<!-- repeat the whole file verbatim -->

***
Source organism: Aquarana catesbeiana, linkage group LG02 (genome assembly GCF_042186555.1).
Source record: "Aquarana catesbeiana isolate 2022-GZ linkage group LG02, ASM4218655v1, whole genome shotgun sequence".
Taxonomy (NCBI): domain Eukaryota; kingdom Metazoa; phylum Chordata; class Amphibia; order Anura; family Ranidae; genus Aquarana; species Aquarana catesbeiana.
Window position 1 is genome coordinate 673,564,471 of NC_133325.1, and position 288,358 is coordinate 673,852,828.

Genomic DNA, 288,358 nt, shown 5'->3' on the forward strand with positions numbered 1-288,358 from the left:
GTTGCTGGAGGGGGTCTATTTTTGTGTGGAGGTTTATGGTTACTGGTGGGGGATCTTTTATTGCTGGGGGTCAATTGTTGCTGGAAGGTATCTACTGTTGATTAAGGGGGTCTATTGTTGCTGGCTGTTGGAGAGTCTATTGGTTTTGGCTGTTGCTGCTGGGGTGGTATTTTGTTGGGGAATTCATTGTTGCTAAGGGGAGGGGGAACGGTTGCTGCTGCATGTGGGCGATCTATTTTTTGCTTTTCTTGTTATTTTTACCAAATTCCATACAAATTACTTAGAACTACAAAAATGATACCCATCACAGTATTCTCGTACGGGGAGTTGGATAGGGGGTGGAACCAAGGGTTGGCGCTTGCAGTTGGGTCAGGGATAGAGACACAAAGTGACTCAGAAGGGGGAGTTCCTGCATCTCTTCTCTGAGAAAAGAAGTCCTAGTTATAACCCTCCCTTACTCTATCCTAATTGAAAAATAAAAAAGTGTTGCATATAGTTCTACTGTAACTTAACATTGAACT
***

Source organism: Aquarana catesbeiana, linkage group LG02 (genome assembly GCF_042186555.1).
Source record: "Aquarana catesbeiana isolate 2022-GZ linkage group LG02, ASM4218655v1, whole genome shotgun sequence".
Taxonomy (NCBI): domain Eukaryota; kingdom Metazoa; phylum Chordata; class Amphibia; order Anura; family Ranidae; genus Aquarana; species Aquarana catesbeiana.
Window position 1 is genome coordinate 673,564,471 of NC_133325.1, and position 288,358 is coordinate 673,852,828.

Genomic DNA, 288,358 nt, shown 5'->3' on the forward strand with positions numbered 1-288,358 from the left:
GTTGCTGGAGGGGGTCTATTTTTGTGTGGAGGTTTATGGTTACTGGTGGGGGATCTTTTATTGCTGGGGGTCAATTGTTGCTGGAAGGTATCTACTGTTGATTAAGGGGGTCTATTGTTGCTGGCTGTTGGAGAGTCTATTGGTTTTGGCTGTTGCTGCTGGGGTGGTATTTTGTTGGGGAATTCATTGTTGCTAAGGGGAGGGGGAACGGTTGCTGCTGCATGTGGGCGATCTATTTTTTGCTTTTCTTGTTATTTTTACCAAATTCCATACAAATTACTTAGAACTACAAAAATGATACCCATCACAGTATTCTCGTACGGGGAGTTGGATAGGGGGTGGAACCAAGGGTTGGCGCTTGCAGTTGGGTCAGGGATAGAGACACAAAGTGACTCAGAAGGGGGAGTTCCTGCATCTCTTCTCTGAGAAAAGAAGTCCTAGTTATAACCCTCCCTTACTCTATCCTAATTGAAAAATAAAAAAGTGTTGCATATAGTTCTACTGTAACTTAACATTGAACT